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Within-host interference competition can prevent invasion of rare parasites
- Quigley, Benjamin J. Z., Brown, Sam P., Leggett, Helen C., Scanlan, Pauline D., Buckling, Angus
- Parasitology 2018 v.145 no.6 pp. 770-774
- bacteria, bacteriophages, clones, genotype, hosts, mixed infection, models, parasites, prediction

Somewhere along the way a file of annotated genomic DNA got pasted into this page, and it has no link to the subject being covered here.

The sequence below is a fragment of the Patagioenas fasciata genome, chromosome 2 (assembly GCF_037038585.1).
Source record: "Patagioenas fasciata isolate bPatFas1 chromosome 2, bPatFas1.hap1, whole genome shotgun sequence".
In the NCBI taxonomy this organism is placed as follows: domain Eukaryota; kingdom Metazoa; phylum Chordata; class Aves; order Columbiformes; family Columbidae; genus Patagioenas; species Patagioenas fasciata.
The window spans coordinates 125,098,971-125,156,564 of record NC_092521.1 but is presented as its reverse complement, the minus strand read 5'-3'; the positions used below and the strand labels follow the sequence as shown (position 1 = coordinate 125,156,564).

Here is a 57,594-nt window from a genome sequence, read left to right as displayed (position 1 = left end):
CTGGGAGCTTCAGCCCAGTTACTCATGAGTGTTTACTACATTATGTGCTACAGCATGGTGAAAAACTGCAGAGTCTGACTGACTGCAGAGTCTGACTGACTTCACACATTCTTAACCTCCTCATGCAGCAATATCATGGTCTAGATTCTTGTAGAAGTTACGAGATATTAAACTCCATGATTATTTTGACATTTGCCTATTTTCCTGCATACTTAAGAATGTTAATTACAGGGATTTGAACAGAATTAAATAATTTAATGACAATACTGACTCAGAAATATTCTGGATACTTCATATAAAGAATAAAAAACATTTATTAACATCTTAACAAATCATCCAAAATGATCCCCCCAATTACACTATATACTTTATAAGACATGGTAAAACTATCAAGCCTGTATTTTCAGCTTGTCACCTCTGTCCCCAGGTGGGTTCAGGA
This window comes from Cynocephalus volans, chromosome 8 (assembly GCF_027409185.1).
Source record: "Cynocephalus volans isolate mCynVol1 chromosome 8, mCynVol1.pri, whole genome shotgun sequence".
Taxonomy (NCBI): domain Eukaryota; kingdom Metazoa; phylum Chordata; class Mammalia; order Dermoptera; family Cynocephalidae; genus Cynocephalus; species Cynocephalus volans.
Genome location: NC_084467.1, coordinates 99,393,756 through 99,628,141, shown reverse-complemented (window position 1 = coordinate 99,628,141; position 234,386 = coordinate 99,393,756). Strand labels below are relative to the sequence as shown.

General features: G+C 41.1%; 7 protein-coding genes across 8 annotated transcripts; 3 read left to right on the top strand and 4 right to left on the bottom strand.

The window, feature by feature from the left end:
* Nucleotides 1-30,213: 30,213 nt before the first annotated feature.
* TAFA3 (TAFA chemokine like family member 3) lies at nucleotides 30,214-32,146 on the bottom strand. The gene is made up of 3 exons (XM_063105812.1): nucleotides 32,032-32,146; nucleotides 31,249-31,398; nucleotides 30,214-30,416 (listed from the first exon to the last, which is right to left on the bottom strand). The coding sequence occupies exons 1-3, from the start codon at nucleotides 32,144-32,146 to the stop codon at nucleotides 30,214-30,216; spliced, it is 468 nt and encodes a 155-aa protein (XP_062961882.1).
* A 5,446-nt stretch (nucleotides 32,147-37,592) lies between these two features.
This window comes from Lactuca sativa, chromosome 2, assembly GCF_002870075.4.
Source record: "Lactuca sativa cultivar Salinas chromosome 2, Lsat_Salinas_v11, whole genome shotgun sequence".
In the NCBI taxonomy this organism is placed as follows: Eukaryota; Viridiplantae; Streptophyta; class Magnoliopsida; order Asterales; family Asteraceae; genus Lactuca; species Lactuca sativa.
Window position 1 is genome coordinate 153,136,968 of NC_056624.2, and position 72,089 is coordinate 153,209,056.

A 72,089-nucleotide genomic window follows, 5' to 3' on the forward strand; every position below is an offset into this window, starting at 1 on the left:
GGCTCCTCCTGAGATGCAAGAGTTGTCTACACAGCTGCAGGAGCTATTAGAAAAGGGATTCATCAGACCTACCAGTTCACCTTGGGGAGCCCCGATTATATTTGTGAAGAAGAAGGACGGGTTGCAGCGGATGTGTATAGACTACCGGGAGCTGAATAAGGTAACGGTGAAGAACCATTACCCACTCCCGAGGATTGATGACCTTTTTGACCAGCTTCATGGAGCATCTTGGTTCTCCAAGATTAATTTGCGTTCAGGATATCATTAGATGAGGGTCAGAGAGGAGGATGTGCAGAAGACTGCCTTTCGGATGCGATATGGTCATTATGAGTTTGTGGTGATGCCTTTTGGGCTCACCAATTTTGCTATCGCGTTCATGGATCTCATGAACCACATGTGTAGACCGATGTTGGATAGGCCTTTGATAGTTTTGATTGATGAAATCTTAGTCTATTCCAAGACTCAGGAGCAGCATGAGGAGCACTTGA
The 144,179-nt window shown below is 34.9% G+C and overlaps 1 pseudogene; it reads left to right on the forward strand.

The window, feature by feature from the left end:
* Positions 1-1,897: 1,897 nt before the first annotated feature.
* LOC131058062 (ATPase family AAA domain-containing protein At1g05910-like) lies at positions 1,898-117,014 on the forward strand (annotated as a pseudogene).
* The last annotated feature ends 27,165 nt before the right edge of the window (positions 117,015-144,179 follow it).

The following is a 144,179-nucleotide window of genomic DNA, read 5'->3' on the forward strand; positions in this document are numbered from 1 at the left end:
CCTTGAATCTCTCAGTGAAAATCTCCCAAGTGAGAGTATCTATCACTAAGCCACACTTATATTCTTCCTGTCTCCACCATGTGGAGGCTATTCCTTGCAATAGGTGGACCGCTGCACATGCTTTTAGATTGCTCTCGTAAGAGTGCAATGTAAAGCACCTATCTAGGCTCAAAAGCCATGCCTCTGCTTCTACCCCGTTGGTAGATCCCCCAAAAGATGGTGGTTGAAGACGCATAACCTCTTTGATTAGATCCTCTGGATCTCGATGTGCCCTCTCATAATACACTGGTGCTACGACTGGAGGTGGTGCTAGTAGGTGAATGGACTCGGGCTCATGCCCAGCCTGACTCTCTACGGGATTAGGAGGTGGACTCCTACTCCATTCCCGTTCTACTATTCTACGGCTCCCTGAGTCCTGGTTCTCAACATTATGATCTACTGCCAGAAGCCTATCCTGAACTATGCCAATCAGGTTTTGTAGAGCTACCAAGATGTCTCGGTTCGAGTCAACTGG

- Competition between parasite species or genotypes can play an important role in the establishment of parasites in new host populations. Here, we investigate a mechanism by which a rare parasite is unable to establish itself in a host population if a common resident parasite is already present (a ‘priority effect’). We develop a simple epidemiological model and show that a rare parasite genotype is unable to invade if coinfecting parasite genotypes inhibit each other's transmission more than expected from simple resource partitioning. This is because a rare parasite is more likely to be in multiply-infected hosts than the common genotype, and hence more likely to pay the cost of reduced transmission. Experiments competing interfering clones of bacteriophage infecting a bacterium support the model prediction that the clones are unable to invade each other from rare. We briefly discuss the implications of these results for host-parasite ecology and (co)evolution.